Search for a Cure
The University of New Mexico Hospital this week will launch its first two clinical trials of potential drug therapies to treat patients who have fallen ill from the novel coronavirus. The move is part of an urgent nationwide push to test potential treatments for the infection.
Nearly 150,000 Americans have tested positive for coronavirus infection so far, and more than 2,500 people have died – and a surge of new cases is predicted in coming weeks. But drugs are now becoming available that may potentially reduce mortality.
UNMH patients who have tested positive for the virus and are exhibiting pneumonia symptoms, may be offered treatment with remdesivir, an antiviral drug manufactured by Gilead Sciences, Inc., said Richard S. Larson, MD, PhD, executive vice chancellor and vice chancellor for research at the UNM Health Science Center.
Michelle S. Harkins, MD, chief of UNM’s Division of Pulmonary, Critical Care and Sleep Medicine, is taking the lead on that study. “We are working actively with Gilead to have this in place by the end of the week,” she said. “I have one patient on the drug now and am looking to enroll more.”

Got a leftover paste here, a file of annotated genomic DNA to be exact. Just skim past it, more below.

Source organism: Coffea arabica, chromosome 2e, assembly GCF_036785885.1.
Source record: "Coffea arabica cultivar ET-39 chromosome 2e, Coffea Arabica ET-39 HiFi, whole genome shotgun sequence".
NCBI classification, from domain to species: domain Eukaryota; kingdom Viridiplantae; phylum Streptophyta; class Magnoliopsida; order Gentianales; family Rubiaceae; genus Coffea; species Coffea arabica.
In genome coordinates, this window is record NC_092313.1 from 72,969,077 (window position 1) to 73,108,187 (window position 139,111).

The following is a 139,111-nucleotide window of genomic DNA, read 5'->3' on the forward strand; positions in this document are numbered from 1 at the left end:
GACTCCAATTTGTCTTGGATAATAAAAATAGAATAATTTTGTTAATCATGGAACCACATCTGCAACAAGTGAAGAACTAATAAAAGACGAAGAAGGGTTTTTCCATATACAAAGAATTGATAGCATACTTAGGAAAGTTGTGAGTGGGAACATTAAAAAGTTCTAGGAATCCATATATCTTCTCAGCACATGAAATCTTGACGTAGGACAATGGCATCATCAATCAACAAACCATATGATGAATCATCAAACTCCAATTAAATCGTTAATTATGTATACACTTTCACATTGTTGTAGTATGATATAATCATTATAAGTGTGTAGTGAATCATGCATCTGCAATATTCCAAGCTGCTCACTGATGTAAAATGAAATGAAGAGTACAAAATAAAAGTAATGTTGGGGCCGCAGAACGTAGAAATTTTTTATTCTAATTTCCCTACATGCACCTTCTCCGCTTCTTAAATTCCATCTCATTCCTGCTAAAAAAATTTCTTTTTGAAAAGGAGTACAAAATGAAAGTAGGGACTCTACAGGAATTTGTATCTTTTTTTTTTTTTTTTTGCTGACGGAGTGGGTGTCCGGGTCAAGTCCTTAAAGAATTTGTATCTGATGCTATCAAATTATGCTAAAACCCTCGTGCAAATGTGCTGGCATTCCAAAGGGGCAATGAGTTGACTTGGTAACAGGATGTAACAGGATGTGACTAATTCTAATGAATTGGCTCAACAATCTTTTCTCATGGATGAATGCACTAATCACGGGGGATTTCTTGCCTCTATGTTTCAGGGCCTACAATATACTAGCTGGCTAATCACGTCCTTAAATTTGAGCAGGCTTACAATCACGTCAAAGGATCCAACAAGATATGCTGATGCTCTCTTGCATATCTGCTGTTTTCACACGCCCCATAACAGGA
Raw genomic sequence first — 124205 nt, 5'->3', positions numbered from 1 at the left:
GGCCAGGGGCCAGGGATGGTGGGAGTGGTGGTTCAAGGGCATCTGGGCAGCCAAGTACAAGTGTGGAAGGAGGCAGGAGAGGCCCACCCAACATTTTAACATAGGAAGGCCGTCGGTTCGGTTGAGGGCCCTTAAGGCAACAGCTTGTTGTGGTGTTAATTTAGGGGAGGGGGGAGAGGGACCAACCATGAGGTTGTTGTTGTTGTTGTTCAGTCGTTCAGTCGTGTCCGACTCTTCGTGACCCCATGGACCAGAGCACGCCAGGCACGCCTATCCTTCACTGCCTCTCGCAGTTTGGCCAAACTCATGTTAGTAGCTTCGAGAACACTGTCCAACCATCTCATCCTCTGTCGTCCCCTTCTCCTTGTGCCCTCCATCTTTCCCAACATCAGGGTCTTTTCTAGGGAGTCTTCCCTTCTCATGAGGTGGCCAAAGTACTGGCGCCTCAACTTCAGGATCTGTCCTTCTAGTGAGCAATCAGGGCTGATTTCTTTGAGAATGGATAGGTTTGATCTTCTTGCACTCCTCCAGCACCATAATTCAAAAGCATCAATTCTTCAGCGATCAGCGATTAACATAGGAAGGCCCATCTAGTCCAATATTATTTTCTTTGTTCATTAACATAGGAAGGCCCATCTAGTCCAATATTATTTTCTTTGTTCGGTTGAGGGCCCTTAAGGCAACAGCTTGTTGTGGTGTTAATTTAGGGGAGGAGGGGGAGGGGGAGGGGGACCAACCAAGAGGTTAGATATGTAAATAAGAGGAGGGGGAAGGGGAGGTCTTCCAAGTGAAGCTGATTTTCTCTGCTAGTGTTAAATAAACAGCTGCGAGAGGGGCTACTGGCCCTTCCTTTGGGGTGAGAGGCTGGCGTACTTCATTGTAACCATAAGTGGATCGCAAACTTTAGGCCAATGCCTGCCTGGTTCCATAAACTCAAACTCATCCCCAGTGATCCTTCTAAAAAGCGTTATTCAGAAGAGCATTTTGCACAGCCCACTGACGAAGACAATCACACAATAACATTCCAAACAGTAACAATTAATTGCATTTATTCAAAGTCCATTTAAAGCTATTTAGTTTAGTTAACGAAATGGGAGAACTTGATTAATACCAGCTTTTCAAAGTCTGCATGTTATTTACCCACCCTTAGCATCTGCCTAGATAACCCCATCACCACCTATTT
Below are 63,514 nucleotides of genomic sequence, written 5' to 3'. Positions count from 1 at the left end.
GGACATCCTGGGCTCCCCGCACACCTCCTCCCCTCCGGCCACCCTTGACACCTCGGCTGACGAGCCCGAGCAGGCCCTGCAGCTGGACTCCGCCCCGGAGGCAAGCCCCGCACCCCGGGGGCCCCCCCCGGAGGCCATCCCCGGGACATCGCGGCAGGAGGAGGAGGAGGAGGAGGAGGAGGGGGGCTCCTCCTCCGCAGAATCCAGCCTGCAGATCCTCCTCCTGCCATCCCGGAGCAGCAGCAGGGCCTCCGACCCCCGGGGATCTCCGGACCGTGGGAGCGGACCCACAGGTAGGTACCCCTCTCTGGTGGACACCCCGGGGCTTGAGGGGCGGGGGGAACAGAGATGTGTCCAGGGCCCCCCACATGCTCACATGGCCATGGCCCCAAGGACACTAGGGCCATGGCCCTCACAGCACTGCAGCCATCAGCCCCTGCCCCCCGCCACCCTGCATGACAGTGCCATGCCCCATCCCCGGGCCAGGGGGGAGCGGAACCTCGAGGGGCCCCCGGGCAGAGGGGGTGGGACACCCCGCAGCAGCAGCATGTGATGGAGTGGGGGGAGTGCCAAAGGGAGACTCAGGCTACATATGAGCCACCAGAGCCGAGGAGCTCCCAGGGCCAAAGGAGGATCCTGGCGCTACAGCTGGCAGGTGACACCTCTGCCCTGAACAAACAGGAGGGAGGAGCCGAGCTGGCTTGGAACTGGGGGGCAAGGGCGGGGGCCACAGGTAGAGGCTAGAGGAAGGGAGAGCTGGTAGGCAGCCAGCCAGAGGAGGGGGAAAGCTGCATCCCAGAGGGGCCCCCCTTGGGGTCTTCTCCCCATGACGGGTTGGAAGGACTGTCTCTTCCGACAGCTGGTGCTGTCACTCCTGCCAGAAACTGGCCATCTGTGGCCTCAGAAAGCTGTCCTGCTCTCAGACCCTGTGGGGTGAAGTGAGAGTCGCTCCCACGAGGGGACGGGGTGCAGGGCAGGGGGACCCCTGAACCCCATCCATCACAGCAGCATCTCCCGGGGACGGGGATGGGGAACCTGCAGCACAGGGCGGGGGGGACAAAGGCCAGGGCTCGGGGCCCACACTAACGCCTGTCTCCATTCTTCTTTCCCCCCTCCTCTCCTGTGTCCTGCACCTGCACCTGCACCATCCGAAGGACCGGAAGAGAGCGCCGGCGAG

Remdesivir was developed to fight Ebola and Marburg viruses and has shown some activity against the MERS and SARS infections, which are related to the current coronavirus.
Patients at UNMH with a positive COVID-19 test who do not have pneumonia may be treated with a combination of the anti-malarial drug hydroxychloroquine, and azithromycin, an antibiotic.
Clinical trials of hydroxychloroquine are already underway at Columbia University, New York University and the Mayo Clinic.
Hydroxychloroquine, which is also used to treat lupus and rheumatoid arthritis, has been a frontline treatment for malaria for more than 60 years. Laboratory studies have suggested that it might be effective against the novel coronavirus.
The U.S. Department of Health and Human Services has accepted a donation of 30 million doses of hydroxychloroquine sulfate from a pharmaceutical manufacturer, along with a million doses of a related compound called chloroquine from another manufacturer, for distribution to patients.
And over the weekend, the U.S. Food and Drug Administration issued an Emergency Use Authorization to allow the drug to be distributed and prescribed to teen and adult COVID-19 patients when a clinical trial is not available. Meanwhile, the National Institutes of Health and other federal agencies are planning clinical trials.
Hydroxychloroquine was released with FDA action today from the national strategic reserves for patients in clinical trials, meaning UNMH will soon have a supply of the drug on hand for research studies.